I did some reading on the site and this is correct.  To use it as is, you would need to upload individual packets of data with each use and the manage them.  It's pretty cumbersome to do it this way and until someone writes an API to manage this better I'll stick with what Mozy does for me with is fully automated.  To Peter's point about upload speeds, yes the initial upload takes a long time but as noted, you only need to do it once.  I think the way the Amazon service is presently set up without an API, you are going to run into problems in this regard.  I suspect they are going after the business user who has an Internet connection much faster than those of us who are home users.
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Samotano
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« Reply #6 on: August 28, 2012, 10:20:13 AM »
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You can send them a hard drive and they will upload the content for you.  In comparing this with their S3 service, I assumed Glacier was the natural end user version of it.  Given its pricing, I find it quite attractive for my photo library backup and the pain of downloading/uploading is a small price to pay for offsite backup (I always have my own onsite backup). 

A much bigger problem though is to figure out a sustainable workflow for it.  Update it once a year or once every few months? How? What about files that have been modified? I am curious to hear in the following months from people who have tried it in the context of photo backup.
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stormyboy
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« Reply #7 on: August 28, 2012, 12:01:27 PM »
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I saw this link on another site.  It's a Windows client for Amazon Glacier.  I haven't tried it.
http://fastglacier.com/
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Samotano
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« Reply #8 on: August 28, 2012, 12:14:11 PM »
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Nice!  Thanks for sharing this.
Does anyone know how this would work to update files?  Say I have uploaded my library.  Then I modify 100 files.  Now I want the backup to reflect these updates.  What do you do? 
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Fips
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« Reply #9 on: August 28, 2012, 12:41:20 PM »
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In Glacier, you can only upload and delete files. There is no such thing as modification or overwriting. It's due to the fact, that (most likely) magnetic tape is used on which you can only write data serially. You would have to delete the old files and uploaded the modified ones again.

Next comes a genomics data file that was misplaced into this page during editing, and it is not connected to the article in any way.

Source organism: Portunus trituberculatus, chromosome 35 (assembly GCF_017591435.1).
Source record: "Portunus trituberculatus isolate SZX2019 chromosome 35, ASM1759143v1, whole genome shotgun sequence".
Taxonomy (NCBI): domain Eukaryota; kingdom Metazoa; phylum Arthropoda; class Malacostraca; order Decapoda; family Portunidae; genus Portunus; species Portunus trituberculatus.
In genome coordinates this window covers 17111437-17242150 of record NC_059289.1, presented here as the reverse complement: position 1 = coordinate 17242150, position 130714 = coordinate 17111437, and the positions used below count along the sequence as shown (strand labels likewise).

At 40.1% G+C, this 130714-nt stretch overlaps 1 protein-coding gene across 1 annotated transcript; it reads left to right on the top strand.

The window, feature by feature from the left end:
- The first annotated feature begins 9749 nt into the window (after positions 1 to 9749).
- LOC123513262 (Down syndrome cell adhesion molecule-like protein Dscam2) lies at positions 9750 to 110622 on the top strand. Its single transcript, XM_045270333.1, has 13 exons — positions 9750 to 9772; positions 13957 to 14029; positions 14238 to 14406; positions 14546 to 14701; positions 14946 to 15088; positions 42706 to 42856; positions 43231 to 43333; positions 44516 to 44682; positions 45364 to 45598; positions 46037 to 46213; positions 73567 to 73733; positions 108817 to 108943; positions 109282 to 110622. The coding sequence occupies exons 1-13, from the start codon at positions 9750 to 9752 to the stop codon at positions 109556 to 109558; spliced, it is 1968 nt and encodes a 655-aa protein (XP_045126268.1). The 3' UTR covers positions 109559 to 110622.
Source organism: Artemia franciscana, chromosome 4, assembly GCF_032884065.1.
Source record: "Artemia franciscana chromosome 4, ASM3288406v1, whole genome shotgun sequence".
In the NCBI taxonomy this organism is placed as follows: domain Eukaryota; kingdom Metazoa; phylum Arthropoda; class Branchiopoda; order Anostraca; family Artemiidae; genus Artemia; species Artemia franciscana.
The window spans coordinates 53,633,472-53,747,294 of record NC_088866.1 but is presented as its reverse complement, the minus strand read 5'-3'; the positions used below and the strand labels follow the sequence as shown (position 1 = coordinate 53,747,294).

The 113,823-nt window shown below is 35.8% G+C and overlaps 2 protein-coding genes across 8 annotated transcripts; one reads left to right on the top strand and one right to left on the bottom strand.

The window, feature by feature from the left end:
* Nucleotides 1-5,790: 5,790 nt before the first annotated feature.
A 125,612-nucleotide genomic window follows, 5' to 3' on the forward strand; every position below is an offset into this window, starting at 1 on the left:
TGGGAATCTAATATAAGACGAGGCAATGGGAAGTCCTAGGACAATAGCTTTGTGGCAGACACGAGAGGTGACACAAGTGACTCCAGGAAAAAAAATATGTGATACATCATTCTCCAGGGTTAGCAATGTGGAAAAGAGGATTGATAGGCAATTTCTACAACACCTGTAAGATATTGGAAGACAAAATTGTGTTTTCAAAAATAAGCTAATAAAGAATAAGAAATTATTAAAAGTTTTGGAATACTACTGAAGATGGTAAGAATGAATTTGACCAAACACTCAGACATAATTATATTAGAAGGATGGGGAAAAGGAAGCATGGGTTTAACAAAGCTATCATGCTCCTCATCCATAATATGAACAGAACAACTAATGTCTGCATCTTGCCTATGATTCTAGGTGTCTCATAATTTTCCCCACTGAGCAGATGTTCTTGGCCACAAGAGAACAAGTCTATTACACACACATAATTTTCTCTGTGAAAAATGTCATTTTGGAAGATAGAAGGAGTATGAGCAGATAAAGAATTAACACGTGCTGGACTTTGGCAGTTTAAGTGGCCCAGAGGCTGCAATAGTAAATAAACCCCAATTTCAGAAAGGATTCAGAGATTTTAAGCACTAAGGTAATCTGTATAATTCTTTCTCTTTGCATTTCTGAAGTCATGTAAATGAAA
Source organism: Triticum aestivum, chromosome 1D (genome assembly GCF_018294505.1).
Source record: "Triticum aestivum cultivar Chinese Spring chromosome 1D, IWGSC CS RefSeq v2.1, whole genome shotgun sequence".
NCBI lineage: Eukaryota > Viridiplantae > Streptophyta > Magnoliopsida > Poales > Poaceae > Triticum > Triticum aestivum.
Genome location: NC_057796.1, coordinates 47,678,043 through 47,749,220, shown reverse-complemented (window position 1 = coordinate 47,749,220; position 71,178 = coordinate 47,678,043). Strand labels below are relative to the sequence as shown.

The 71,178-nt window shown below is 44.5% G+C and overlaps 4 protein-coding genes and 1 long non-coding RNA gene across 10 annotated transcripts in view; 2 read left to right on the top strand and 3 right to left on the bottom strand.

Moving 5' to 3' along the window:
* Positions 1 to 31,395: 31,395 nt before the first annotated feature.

However, that's not really an issue as there is no need to write changes into the raw file. Even when working with DNG where the XMP is embedded in the file itself. All information is stored in the catalog.
Personally would be to convert to DNG during import and write the most important metadata, like copyright information, geo data, Keywords, and such into the DNG file before uploading.

EDIT: Forgot to mention, that there's a charge of $0.03 per GB for data deleted prior to 90 days.
« Last Edit: August 28, 2012, 01:23:15 PM by Fips » Logged
Snoopy Lane
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« Reply #10 on: August 28, 2012, 06:33:45 PM »
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It's 2012.  Most likely not tape.
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howardm
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« Reply #11 on: August 28, 2012, 06:40:24 PM »
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There is no other storage medium that has a lower cost per GB and as low power requirements.

At somewhere between 1.5TB and 3TB per tape capacity and a price of well under $50, it's pretty hard
to beat good ol' tape (ala LTO5)


It's 2012.  Most likely not tape.
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cybis
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« Reply #12 on: August 28, 2012, 08:52:29 PM »
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Yeah, thank you!
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stormyboy
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« Reply #13 on: August 28, 2012, 09:39:10 PM »
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Hi, cybis.  I haven't tried it yet, but I did find some discussion about it:
https://forums.aws.amazon.com/thread.jspa?threadID=102829
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Fips
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« Reply #14 on: August 29, 2012, 02:15:39 AM »
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Quote
[...] it's pretty hard to beat good ol' tape (ala LTO5)

Exactly. And don't forget the 15-30 years durability.


Regarding clients. There will be a lot of programs hacked together in short time now to make use of Glacier. But as it is meant to be really, really secure, I'd give it some time and wait for a proven-to-be-reliable solution, hopefully with good LR integration.